5 Tips how to Introduce Your Children to the Concept of Time

DSC_2410Introducing children to the concept of time may seem really challenging because when we adults usually think of time, we mean measuring it and being able to tell the time using a watch or a clock. To children time is a completely abstract concept, and measuring it is even more so!

How to measure something that you don’t really understand or can’t see, or touch, or taste, or smell? Using watches may mean no more than being able to decode the system used to represent time. Even though children may know how to use their watches so they can tell it is “twelve o’clock”, it is not necessarily straightforward that they understand what being twelve o’clock means.

Time is abstract for children mostly because they live in the “now”. When you live in the “right here and right now” mode, there is little need to make your life more complicated by introducing time. For sure you often experience your child asking you “When will we get there? When are you going to play with me?” No matter what answer you give, it doesn’t mean much to them because children are the masters of the “NOW”.

This of course doesn’t mean that children are not able to grasp the concept of time at all. At a certain stage of development, kids start to understand some aspects of time and naturally become curious to explore it further, until at a certain point they want to understand the concept of time fuller and make better use of it in daily life.

Here’s 5 practical tips on how you can explain children the concept of TIME referring to the law of cause and effect, and to the past:

 

1. Observing how things change – try to do it regularly as part of your everyday world observations and you will see how soon your child not only develops the understanding of these changes, but also will start noticing new things by themselves.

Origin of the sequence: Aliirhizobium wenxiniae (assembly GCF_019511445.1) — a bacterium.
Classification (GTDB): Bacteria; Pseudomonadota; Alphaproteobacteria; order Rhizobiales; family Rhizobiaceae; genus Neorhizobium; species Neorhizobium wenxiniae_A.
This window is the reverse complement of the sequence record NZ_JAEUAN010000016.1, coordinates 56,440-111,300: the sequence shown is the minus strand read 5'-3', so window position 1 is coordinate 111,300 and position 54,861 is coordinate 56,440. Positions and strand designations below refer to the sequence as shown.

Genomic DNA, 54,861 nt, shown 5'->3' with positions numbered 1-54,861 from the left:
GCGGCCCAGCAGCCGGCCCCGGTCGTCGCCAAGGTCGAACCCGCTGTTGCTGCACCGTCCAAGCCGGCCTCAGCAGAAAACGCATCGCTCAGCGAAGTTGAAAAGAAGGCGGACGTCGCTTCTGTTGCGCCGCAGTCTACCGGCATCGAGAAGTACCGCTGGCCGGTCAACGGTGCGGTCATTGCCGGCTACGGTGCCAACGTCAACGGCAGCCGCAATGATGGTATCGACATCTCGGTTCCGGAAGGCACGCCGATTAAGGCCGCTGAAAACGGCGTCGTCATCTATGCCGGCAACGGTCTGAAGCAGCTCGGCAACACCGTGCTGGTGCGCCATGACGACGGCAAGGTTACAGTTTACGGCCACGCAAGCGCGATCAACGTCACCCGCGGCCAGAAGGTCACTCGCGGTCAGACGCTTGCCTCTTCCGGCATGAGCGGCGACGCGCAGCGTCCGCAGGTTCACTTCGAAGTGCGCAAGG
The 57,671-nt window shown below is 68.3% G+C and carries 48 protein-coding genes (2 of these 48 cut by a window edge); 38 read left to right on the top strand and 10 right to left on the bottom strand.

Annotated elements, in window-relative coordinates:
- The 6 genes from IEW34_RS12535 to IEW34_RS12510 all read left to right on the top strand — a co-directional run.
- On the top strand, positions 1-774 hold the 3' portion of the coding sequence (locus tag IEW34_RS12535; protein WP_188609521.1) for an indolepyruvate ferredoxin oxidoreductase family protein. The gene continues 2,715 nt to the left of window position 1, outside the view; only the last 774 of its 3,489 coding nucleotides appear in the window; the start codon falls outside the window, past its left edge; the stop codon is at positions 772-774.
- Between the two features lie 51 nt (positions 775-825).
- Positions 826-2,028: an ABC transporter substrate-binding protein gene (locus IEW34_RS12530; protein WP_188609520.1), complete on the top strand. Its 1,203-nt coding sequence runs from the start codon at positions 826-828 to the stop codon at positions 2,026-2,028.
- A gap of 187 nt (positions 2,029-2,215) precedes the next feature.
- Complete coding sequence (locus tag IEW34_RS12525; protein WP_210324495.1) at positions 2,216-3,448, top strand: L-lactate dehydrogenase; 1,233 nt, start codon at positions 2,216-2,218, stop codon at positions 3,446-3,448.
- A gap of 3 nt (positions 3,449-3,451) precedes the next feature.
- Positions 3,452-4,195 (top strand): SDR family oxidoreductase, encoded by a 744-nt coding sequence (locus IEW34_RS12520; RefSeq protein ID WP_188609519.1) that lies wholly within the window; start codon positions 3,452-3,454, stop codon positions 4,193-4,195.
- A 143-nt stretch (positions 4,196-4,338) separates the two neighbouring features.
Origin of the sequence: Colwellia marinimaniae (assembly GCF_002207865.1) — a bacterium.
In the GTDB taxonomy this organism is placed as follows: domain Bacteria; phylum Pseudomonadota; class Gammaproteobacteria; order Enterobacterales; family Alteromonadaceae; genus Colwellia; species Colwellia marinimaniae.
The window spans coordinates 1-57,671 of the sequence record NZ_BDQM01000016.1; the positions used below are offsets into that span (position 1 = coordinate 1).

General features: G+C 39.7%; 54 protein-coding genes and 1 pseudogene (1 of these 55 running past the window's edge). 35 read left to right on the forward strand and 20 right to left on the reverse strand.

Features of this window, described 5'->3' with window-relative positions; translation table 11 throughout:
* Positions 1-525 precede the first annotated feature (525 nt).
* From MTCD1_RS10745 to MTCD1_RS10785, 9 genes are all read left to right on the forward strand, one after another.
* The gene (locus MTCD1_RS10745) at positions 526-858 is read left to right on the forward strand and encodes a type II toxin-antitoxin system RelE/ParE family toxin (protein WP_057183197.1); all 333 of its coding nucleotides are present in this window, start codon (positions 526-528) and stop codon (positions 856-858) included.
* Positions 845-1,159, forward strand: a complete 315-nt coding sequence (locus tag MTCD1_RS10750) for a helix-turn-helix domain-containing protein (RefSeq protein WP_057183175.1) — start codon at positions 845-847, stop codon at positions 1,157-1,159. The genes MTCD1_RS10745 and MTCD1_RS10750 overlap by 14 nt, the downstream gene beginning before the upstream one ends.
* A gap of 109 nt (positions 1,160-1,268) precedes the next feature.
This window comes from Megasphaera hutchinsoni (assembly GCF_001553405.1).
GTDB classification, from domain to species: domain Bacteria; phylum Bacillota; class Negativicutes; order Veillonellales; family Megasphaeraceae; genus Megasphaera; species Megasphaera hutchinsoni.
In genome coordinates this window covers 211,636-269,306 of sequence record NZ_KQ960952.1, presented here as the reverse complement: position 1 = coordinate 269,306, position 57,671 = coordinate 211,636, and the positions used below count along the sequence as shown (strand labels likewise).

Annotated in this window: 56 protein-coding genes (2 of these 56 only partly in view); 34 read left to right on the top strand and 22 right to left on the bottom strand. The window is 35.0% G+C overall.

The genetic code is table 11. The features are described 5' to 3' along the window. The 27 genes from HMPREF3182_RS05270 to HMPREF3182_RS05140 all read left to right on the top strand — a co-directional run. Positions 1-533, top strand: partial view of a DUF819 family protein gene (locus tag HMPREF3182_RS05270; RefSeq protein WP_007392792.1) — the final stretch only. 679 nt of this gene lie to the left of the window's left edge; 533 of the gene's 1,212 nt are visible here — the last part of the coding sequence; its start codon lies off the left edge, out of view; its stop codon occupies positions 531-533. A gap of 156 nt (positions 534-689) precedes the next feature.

Observe the world and point to the things that change with time, such as:

  • green leaves turning yellow and dry when seasons change
  • freshly cut timber versus dry planks or logs
  • freshly cut flowers staying in water for a few days and then withering
  • your child digesting food – I had my breakfast in the morning and now in the evening I need to go to the toilet. This is how much time my body needed to transform the food into waste
  • observing candles burning out
  • watching an hourglass
  • observing water vapouring
  • observing ice melting
  • painting and watching the paint dry
  • healing wounds – whenever your child has a scratch, a minor wound or even breaks a bone, use it to show the time the body needs to heal. Obviously you want your child to be safe at all times, but when things happen it is always a good idea to use the circumstances to enhance learning.

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2. Using photos – collect your family photos to show and discuss how people change. Ask your child to compare pictures and tell you what has changed about themselves – maybe their hair grew, they became taller, their face changed, etc. Then discuss what has changed on its own and what changed because somebody did something, e.g. an aunt cut or dyed her hair, a grandpa trimmed his moustache, etc. You may do the same for pets if you have ones, or for your neighbours and friends’ pets. Just encourage your child to observe how much the animal has changed including their size, skills, speed, its fur, feathers, etc.